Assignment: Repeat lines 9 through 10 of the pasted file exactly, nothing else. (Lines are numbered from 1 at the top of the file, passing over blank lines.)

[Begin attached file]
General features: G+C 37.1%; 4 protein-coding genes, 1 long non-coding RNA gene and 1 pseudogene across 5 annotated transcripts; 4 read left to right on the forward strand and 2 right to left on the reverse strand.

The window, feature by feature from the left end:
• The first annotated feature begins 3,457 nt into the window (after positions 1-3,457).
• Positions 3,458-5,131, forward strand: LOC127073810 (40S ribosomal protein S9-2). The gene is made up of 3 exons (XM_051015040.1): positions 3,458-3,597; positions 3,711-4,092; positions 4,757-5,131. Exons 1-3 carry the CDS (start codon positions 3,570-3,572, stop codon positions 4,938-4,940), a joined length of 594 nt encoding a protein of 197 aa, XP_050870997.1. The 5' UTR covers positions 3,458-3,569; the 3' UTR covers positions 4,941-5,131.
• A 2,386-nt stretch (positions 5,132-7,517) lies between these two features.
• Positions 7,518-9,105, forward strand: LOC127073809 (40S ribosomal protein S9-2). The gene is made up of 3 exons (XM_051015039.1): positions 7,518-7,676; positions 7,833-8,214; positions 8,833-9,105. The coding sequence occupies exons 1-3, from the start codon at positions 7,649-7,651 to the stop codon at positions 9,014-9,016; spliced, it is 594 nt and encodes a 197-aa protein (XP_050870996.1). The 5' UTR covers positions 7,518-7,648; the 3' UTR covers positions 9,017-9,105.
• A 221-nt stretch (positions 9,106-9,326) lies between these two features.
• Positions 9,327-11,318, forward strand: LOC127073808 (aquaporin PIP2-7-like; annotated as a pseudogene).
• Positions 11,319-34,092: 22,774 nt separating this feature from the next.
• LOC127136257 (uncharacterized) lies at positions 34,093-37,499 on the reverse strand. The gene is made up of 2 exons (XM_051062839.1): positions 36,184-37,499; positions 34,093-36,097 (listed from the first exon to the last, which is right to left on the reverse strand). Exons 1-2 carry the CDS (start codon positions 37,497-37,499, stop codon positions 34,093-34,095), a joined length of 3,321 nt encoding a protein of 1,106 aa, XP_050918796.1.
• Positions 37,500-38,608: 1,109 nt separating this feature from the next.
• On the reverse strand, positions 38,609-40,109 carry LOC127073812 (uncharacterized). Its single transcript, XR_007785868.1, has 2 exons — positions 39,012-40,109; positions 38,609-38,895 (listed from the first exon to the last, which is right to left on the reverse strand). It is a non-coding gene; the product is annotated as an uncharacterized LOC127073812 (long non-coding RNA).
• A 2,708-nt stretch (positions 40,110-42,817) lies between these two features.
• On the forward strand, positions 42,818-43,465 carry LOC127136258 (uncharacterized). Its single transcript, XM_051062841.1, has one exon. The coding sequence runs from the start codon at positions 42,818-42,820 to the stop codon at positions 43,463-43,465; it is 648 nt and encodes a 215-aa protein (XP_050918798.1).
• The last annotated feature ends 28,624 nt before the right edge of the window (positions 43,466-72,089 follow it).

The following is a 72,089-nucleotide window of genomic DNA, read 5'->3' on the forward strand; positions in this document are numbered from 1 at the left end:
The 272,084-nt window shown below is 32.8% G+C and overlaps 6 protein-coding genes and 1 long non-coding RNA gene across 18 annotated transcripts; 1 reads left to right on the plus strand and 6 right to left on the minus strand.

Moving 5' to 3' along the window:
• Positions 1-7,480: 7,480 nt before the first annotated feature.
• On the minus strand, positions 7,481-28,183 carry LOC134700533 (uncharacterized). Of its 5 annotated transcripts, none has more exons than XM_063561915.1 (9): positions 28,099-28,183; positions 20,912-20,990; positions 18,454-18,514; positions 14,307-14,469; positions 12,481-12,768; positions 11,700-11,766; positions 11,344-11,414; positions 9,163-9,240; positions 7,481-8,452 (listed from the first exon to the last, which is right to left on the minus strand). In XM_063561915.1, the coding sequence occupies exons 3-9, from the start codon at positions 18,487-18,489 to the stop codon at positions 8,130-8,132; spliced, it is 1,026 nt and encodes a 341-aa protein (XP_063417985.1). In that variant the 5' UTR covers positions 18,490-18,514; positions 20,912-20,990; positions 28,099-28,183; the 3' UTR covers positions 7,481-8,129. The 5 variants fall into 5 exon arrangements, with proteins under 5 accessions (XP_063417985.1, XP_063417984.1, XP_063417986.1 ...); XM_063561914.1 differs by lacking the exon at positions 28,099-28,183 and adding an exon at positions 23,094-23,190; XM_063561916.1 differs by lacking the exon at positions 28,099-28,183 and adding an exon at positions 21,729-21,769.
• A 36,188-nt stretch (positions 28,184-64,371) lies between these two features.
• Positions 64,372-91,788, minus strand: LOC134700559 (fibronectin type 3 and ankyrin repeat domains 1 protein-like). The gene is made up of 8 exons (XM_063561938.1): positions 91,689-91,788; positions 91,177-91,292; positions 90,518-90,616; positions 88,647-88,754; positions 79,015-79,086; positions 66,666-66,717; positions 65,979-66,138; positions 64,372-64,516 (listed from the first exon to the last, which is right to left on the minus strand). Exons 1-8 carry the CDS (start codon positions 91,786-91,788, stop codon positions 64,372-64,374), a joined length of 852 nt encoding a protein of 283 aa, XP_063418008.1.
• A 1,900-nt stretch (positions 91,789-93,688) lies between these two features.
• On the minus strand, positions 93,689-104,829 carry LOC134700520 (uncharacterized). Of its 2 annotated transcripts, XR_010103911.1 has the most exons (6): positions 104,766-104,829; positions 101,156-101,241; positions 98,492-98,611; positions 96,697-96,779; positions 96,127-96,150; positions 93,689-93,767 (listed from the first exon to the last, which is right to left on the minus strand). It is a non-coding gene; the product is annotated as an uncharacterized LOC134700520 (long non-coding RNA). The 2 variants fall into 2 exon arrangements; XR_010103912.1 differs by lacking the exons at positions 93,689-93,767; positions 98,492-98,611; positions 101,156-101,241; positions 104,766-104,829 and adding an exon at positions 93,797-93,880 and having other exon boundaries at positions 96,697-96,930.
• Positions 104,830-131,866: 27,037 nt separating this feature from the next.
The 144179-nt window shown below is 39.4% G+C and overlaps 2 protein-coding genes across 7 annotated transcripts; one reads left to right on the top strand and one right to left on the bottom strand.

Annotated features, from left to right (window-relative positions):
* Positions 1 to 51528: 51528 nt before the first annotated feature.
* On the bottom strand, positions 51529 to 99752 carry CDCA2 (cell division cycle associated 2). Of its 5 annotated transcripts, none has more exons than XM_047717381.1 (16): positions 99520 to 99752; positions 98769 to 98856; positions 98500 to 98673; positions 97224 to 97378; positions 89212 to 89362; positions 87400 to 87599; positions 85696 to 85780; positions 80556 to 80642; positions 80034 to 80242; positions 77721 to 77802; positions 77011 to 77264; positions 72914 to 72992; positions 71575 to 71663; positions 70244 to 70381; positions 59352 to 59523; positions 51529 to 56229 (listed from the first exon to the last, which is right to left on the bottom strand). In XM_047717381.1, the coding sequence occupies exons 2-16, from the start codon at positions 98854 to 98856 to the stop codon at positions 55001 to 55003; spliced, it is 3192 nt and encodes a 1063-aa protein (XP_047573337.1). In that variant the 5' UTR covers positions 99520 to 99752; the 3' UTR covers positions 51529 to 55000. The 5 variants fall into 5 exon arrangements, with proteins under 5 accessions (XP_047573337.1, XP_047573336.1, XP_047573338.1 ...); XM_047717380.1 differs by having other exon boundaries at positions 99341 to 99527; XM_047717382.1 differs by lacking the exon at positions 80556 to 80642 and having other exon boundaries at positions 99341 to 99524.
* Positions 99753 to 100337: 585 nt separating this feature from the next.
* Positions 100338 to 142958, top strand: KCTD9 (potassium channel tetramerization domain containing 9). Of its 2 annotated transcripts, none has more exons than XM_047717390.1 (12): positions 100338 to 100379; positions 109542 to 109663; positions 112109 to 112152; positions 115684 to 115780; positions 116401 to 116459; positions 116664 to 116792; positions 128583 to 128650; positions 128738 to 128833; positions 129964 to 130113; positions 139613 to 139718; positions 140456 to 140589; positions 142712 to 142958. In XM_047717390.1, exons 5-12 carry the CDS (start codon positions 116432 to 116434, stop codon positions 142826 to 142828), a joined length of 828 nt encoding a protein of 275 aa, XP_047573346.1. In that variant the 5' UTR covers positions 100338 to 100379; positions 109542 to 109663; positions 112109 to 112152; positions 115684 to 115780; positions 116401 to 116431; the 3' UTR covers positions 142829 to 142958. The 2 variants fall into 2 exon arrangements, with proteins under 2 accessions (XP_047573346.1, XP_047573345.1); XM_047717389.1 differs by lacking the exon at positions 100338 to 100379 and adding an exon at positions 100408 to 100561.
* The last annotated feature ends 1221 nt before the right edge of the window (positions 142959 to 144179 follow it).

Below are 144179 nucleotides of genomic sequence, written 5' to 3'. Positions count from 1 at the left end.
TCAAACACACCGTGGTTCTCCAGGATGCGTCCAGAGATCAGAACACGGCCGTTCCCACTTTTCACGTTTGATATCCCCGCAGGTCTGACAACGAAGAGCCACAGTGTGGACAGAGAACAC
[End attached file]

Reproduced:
• Positions 11,319-34,092: 22,774 nt separating this feature from the next.
• LOC127136257 (uncharacterized) lies at positions 34,093-37,499 on the reverse strand. The gene is made up of 2 exons (XM_051062839.1): positions 36,184-37,499; positions 34,093-36,097 (listed from the first exon to the last, which is right to left on the reverse strand). Exons 1-2 carry the CDS (start codon positions 37,497-37,499, stop codon positions 34,093-34,095), a joined length of 3,321 nt encoding a protein of 1,106 aa, XP_050918796.1.